1. The favoured athletes don't alway win. Sometimes they trip up and less well known and financed teams get through.
2. Now that doping is policed better (remember East German women athletes?), I find it refreshing to see these men and women who work so hard at their sport competing and succeeding.
3. There are some strange bodies on this planet, but the Olympics finds a home for them. Witness the amazonian volleyball players or Michael Phelps. Thank God, he found swimming.
4. There are always poignant stories in the background. Remember the female gymnast who competed for Germany this year? She left Russia because her little boy needed treatment for leukemia. She's competed in something like three or four Games under the flag of three or four countries.
5. This was one of the best Games ever for Great Britain. I was cheering more for the Brits than I was for the Americans. I can't wait for 2012.
And now for something completely different:
My mother has done a lot of genealogy work on her side of the family. My mother-in-law has done it for her and her husband's sides. But for me, my dad's side of the family is question mark. I have a Germanic maiden name that is quite common and spelled a million different ways. I know that one of my ancestors on my dad's side came over from Russia. I thought it would be next to impossible to find out about our family history, especially since my dad shows zero interest in his forebears. Then my mother told me about a book she had that she thought she gave to me and I gave to my dad. She actually gave it to my nephew and he gave it to my dad. I borrowed it from my dad, who hadn't even looked at it.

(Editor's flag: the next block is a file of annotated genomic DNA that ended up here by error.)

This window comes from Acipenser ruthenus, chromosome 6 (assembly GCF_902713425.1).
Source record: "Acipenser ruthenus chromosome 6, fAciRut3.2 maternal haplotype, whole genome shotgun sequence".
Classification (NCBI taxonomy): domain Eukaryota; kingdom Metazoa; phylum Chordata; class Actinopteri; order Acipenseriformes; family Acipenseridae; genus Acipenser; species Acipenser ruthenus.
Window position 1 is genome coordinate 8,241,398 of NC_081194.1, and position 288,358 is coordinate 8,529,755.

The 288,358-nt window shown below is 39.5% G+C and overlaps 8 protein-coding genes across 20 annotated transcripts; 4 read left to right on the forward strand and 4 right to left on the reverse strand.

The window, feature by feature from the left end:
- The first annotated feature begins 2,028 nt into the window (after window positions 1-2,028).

It's about Germans who were recruited by Catherine the Great to settle in Russia along the Volga River. I know that my dad's grandfather was born in Russia and moved as a boy to the U.S. I asked my dad where his father and grandfather grew up. Lincoln, Nebraska. Well, guess what? When the tsar in 1864 issued an edict that all Germans in Russia would be drafted, a group of them came over to the U.S. and South America and explored where the Germans who wanted to move should go. And Lincoln, Nebraska, is one of the communities named. This book also lists the German names in each community in Russia. So it's not entirely impossible now to trace my father's side. This can be another project for me in my spare time.